EWAN LAMB reports
The publication of a new set of accounts for The Great Scottish Tapestry charitable trust may reignite critics' doubts over the economic viability of a £6 million scheme to house the visitor attraction in Galashiels.
It has been revealed that both the trust and its associated trading company registered financial deficits in 2015/16 after results were posted on the website of the Scottish Charities Register and at Companies House respectively.
The figures may well be used to raise fresh concerns over the future commercial success of the planned tapestry museum to be funded jointly by Scottish Borders Council and the Scottish Government. The intention is to convert disused buildings in Galashiels town centre after proposals for a custom-built centre to accommodate the tapestry panels at Tweedbank were shown to be unworkable.
According to the trust's accounts, published by the charities regulator for the first time, income of £96,667 fell well short of expenditure (£114,669), resulting in an annual loss of £18,000.
In the previous 12-month period The Great Scottish Tapestry collected £89,156 and spent just £46,726. The 11-page document detailing the accounts claims last year's loss was mainly due to the payment of invoices from the previous financial year.
The net result is that the charity's reserves have fallen from £55,523 in 2015 to £37,521 last year.
It is disclosed in the report that the tapestry will not be exhibited anywhere between now and the completion of the Borders project which has yet to go out to tender. The delivery of the new museum could take several years.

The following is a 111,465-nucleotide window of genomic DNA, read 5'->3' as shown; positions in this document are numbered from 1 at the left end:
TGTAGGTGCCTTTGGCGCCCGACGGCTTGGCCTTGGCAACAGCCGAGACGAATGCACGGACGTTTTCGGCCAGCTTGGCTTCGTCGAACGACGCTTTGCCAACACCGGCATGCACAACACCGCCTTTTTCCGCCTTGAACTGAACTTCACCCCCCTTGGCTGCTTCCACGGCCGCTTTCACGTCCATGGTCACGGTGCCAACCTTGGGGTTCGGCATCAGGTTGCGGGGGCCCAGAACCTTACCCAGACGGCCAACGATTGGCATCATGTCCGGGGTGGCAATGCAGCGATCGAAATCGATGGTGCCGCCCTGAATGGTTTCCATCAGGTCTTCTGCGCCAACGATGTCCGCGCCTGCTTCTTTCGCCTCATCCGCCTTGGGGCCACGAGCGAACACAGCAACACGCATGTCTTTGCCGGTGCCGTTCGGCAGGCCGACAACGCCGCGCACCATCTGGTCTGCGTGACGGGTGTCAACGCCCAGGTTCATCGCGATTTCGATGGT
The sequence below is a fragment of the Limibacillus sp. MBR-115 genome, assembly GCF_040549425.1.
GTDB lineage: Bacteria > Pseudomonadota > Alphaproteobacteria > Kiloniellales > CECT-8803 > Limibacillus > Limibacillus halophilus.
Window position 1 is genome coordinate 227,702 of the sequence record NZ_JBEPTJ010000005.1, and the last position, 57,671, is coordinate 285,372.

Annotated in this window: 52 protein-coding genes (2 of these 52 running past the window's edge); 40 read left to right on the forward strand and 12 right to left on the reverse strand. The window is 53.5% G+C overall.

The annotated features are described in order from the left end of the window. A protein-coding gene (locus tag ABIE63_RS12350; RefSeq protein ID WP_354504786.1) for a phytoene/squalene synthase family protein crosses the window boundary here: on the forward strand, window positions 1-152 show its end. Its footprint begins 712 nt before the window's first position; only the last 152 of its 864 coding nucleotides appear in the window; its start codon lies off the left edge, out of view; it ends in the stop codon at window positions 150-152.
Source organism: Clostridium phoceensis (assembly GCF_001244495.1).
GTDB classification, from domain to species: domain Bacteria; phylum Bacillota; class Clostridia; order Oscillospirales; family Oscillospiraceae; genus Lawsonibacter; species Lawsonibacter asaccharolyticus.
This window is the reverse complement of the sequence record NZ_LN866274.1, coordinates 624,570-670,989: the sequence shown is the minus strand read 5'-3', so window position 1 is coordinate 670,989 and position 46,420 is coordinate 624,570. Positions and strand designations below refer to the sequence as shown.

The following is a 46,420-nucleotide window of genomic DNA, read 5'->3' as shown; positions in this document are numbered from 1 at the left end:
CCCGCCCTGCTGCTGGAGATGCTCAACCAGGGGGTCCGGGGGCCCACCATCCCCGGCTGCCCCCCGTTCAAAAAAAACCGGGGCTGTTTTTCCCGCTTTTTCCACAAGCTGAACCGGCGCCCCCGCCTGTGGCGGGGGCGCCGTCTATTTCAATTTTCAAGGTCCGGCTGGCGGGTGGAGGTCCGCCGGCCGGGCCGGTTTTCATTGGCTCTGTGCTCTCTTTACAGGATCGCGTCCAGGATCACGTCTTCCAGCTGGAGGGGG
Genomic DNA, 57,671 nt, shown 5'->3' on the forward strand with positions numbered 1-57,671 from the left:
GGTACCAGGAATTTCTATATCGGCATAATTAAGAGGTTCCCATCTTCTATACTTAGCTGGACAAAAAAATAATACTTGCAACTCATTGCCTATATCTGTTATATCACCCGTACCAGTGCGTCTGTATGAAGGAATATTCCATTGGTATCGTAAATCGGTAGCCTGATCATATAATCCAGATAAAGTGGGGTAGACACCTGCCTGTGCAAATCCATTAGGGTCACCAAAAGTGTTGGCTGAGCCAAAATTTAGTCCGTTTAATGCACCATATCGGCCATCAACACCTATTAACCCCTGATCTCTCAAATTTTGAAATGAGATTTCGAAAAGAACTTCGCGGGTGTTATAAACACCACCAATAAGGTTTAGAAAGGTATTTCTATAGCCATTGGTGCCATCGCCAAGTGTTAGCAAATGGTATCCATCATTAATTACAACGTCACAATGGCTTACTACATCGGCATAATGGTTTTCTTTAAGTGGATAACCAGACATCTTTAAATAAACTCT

Under the heading Achievements and Performance, the trustees state: "Having been created the tapestry has been on a series of exhibitions in whole or in part round Scotland to be displayed to the people of Scotland.
"In tandem with this much educational outreach work has been undertaken and a series of publications and other merchandise created. The Tapestry will shortly go into store in preparation for a move to a permanent home in the Borders."
It appears more than 27 per cent of expenditure incurred last year was accounted for by "Border Council costs" of £31,788. There is no explanation in the report of what those costs were although the local authority has already spent a significant sum on the aborted Tweedbank proposal, and on feasibility studies by consultants.
The charity has also made a loan of £24,388 to Tapestry Trading (Scotland) Ltd., whose three directors are also trustees of the charity. The exact relationship between the charity and the limited company has not been publicly explained.
Tapestry Trading, founded in 2013, saw its assets fall dramatically from £15,719 in 2015 to £7,691 in 2016. The company's accounts show that with amounts due to creditors within one year standing at £24,271, the business has liabilities of £16,580.
Scottish Borders Council's highly controversial decision to give a home to the tapestry panels, and to earmark around £2.5 million for the concept, has met with a strong mixture of opposition and support. Opponents have argued that the project will turn out to be an expensive white elephant for taxpayers and will be unable to attract sufficient numbers of people to make it pay.
But backers, including many individuals who stitched the panels depicting Scotland through the ages, claim the Galashiels centre will provide a major visitor attraction in association with the Borders Railway which will bring significant new trade for local shops and businesses in the tourist sector.